As the Reserve Bank of India (RBI) maintained a status quo on key policy rates, analysts said higher demand due to supply constraints will not allow inflation to ease as quickly as anticipated and the apex bank may be forced to increase rates once more by the year-end.
In its second bi-monthly policy for this financial year, the RBI today said it remains committed to keeping the economy on a disinflationary course, taking CPI inflation to 8 per cent by January 2015 and 6 per cent by January 2016.
Governor Raghuram Rajan, while leaving all key rates unchanged, reduced the statutory liquidity ratio (SLR) by 0.5 per cent to 22.5 per cent, thereby injecting about Rs 40,000 crore into the financial system. Analysts described the RBI actions as "dovish".
"If the economy stays on this course, further policy tightening will not be warranted," Rajan said.
British banking giant HSBC believes another rate hike is not off the table as accelerating demand, amid still constrained supply potential, may prevent inflation from falling as quickly as hoped.
"Price pressures may remain sticky into year-end and could force the hand of the RBI to raise interest rates one more time," it said in a note.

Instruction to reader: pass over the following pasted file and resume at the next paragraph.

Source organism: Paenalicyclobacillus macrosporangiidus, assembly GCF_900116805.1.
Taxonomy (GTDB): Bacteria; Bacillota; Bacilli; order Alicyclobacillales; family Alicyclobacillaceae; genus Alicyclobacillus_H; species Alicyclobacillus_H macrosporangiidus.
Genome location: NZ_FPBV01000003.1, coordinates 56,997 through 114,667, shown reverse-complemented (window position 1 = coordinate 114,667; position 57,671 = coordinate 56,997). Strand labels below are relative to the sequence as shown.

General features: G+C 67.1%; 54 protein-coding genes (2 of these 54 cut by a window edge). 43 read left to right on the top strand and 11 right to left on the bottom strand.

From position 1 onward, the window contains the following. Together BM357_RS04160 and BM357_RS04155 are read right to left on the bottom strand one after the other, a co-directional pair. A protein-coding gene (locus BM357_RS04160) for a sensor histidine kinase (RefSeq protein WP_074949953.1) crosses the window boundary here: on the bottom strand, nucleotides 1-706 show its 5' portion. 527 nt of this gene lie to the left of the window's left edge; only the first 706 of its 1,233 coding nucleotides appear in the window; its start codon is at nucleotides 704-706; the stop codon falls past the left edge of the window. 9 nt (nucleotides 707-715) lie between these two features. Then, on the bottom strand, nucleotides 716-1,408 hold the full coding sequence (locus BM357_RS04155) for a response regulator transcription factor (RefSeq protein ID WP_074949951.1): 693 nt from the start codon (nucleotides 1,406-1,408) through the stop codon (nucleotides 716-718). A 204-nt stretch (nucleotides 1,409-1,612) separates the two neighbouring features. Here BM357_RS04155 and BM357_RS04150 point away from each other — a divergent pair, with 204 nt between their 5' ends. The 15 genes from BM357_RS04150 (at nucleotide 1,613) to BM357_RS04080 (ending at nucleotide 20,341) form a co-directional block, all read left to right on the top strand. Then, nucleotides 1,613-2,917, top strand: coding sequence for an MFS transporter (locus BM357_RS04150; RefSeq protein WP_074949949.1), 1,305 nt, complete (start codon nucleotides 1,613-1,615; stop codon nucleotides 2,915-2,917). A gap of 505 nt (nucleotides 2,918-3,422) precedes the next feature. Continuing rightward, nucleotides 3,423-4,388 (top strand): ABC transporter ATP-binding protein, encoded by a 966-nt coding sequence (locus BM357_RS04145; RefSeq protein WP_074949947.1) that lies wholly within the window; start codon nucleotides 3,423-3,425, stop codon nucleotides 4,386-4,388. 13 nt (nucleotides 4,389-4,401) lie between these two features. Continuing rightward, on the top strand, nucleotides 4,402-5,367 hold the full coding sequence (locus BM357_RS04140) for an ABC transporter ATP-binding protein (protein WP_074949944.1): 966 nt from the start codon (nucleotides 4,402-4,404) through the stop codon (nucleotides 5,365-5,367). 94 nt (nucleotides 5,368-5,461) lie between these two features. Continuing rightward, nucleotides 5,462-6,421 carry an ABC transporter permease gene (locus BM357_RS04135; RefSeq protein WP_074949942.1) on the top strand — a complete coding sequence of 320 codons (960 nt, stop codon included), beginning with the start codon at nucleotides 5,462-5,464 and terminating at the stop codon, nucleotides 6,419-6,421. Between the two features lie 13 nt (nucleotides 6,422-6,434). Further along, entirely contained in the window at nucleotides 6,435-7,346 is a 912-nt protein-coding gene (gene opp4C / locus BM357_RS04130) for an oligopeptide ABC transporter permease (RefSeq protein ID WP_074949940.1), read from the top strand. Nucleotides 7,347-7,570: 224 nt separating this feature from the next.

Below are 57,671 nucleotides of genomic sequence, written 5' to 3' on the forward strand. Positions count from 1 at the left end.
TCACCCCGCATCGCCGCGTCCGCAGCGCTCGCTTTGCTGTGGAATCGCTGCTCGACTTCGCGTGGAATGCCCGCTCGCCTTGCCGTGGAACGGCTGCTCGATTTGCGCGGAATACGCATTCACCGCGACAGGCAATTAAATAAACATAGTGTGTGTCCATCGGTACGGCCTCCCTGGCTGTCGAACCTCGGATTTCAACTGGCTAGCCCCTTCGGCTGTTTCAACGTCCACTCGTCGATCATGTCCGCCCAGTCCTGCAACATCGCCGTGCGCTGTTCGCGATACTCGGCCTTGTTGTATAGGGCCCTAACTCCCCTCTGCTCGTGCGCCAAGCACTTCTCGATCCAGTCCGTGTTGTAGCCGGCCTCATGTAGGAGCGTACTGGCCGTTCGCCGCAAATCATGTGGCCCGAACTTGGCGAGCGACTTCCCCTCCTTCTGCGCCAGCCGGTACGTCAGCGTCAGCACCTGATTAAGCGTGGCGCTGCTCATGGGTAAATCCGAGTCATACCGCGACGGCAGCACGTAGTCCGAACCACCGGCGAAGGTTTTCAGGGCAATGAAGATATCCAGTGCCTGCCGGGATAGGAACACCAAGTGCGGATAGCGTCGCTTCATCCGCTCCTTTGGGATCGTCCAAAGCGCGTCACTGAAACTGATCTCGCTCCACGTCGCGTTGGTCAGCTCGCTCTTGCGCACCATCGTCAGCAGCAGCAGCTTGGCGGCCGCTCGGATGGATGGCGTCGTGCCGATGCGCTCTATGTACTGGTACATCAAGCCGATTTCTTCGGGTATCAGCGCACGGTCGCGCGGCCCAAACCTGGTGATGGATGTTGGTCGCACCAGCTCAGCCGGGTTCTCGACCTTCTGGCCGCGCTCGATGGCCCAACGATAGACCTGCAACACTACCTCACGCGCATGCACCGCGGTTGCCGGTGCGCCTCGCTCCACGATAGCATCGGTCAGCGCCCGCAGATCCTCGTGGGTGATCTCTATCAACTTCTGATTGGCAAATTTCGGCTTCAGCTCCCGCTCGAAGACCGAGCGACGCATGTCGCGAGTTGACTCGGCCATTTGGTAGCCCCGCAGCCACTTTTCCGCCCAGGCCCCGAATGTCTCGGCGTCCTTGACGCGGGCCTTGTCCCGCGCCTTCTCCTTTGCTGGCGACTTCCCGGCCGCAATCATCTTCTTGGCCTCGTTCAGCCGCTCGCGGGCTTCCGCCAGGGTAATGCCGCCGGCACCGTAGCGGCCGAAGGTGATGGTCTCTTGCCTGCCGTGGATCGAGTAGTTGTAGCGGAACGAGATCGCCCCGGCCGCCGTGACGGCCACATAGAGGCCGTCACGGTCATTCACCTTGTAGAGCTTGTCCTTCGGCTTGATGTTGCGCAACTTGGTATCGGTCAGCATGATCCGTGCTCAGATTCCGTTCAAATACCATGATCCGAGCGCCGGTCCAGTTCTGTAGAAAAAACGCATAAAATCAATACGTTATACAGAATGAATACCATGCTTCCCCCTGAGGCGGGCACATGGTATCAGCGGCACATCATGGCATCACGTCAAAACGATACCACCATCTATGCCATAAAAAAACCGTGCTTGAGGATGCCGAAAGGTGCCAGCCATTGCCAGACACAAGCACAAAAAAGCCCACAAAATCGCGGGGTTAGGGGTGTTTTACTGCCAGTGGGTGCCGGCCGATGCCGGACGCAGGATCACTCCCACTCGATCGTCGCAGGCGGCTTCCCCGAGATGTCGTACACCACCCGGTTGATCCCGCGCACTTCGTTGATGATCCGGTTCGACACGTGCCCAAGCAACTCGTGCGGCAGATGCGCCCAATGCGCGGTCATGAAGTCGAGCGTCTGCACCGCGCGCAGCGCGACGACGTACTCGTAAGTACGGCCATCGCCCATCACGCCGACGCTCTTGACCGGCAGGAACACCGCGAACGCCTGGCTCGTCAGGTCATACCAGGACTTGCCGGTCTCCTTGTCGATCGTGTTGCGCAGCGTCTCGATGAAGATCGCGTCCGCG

Swiss brokerage Credit Suisse said the headline lending rate is likely to exceed 8 per cent by January 2015.
"It is also worth remembering that the real policy rate is currently negative and would require a sizable leap of faith to believe it will become significantly positive," Credit Suisse said.
Describing the policy stance as a hint of dovishness on Mint Road, rating agency Crisil said given the uncertainties such as a drought scare on the El Nino impact, the RBI's decision to hold interest rates steady is appropriate, though the policy stance is dovish.
According to HSBC, the new government's supply-side reforms may take time to bear fruit.
On the growth front, the RBI maintained the real GDP growth to be in the range of 5-6 per cent in FY15.
HSBC said there is plenty the government can do over the next few years to improve agricultural productivity and insulate the economy from the vagaries of the monsoon. But, for this summer, inflation will still be driven to a large extent by the weather, it added.